Posted April 2, 2004 Atlanta
DeYoung, a Savannah native who holds a Ph.D. in genetics from the Georgia Institute of Technology, will manage the ATDC's business incubator program and support technology business development activities in the coastal area. She will work closely with Georgia Tech Savannah (GTS), the Georgia Tech Economic Development Institute (EDI), the new Savannah Maritime Logistics Innovation Center, and other local and regional economic development organizations.
"Katherine's background in the life sciences, her business experience and her knowledge of coastal Georgia will allow her to work with area organizations to expand the community of technology companies and support the entrepreneurs who are developing new ventures in the coastal area," said Wayne Hodges, Georgia Tech's vice-provost for Economic Development and Technology Ventures and director of Georgia Tech's Advanced Technology Development Center.
"As it has elsewhere in Georgia, the ATDC will help coastal Georgia organizations develop a network of technology entrepreneurs and the support infrastructure they need to launch and build successful companies," he added.
Before joining the ATDC, DeYoung served as director of clinical research at Memorial Health University Medical Center and as director of genetics and genomic technologies at BIOwulf Genomics, an early-stage biotechnology company based in Savannah. She has also chaired the basic science and genetics committees for the Southeast Georgia Cancer Alliance.
Before returning to Savannah in 2000, DeYoung was associate program director in Georgia Tech's School of Biology, where she taught courses in molecular biology and DNA technology and was named "Professor of the Year" in 2000. In the School of Biology, she also led educational outreach activities that included summer research internships, a research fellowship for teachers and a summer biology course for high school students.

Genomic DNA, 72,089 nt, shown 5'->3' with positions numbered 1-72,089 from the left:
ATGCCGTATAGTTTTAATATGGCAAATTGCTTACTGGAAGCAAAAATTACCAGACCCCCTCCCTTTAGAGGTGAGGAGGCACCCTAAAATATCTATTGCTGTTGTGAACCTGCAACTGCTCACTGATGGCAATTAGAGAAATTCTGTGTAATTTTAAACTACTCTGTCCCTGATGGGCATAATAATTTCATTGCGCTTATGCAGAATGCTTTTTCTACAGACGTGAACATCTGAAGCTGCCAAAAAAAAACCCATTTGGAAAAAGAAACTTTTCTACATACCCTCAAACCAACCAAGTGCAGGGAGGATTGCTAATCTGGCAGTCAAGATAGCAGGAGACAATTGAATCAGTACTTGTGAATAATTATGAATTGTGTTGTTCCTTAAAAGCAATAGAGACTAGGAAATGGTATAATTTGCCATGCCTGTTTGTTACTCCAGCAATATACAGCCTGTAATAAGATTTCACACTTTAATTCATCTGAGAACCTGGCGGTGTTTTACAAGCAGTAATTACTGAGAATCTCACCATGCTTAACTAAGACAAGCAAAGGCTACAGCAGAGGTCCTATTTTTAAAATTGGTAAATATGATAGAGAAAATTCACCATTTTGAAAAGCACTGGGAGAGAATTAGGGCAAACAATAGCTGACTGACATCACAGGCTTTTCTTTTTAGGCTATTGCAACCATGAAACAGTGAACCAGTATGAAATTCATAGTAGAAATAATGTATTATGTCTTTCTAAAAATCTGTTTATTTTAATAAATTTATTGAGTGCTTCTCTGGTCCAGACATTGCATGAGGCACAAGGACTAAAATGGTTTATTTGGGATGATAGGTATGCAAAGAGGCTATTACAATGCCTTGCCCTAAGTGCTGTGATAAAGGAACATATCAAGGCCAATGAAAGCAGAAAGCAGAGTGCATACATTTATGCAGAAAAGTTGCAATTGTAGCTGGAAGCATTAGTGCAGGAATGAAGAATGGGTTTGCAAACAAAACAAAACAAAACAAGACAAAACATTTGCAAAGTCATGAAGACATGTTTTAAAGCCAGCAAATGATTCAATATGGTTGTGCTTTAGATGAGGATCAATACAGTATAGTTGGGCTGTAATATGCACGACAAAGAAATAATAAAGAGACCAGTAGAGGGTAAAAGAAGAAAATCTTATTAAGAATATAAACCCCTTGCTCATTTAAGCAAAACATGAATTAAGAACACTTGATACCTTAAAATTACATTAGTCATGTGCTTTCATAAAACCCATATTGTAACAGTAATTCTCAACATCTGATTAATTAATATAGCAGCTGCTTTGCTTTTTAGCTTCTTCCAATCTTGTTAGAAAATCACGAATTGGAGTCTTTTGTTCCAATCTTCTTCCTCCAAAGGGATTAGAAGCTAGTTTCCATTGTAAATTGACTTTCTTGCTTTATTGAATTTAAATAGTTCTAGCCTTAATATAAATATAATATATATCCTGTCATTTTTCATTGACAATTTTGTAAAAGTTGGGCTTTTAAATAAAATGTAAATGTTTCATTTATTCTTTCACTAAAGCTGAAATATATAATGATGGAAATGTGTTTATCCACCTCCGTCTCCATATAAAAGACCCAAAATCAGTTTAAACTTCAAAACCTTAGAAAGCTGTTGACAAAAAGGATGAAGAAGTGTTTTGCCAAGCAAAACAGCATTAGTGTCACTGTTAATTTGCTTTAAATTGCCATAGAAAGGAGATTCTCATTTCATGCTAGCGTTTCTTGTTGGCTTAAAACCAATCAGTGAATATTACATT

DeYoung serves on the board of the Coastal Business, Education and Technology Alliance (BETA); the Engineering Academy Advisory Board of Armstrong Atlantic State University, and the Skidaway Marine Science Foundation.
"Katherine's experience as a researcher and faculty member at a leading research university positions her to be able to critically evaluate the potential of prospective ATDC member companies," said David Frost, director and professor at Georgia Tech Savannah. "I am excited that Katherine will be guiding this strategic component of the economic future of Coastal Georgia since her understanding of Savannah's quality of life allows her to sincerely relay that advantage to companies."
Organized in June 2002, Coastal ATDC already has two member companies: (1) Storm Shelter Electronics, which provides lightning protection products for the consumer and small office/home office markets, and (2) Color Maria, a Web application developer that provides subscription-based software solutions to catalog retailers. Coastal ATDC operates a business incubator in the Technology and Engineering Campus at 210 Technology Circle, Savannah 31407.
About the ATDC: The Advanced Technology Development Center (ATDC) is a nationally recognized technology incubator that helps Georgia entrepreneurs launch and build successful companies. ATDC provides strategic business advice and connects its member companies to the people and resources they need to succeed.
More than 100 companies have emerged from the ATDC, including publicly-traded firms such as MindSpring Enterprises - now part of EarthLink. Headquartered at the Georgia Institute of Technology, ATDC has been recognized by Inc Magazine as one of the nation's top nonprofit incubators. ATDC was formed in 1980 to stimulate growth in Georgia's technology business base, and now has locations in Atlanta, Columbus, Savannah and Warner Robins.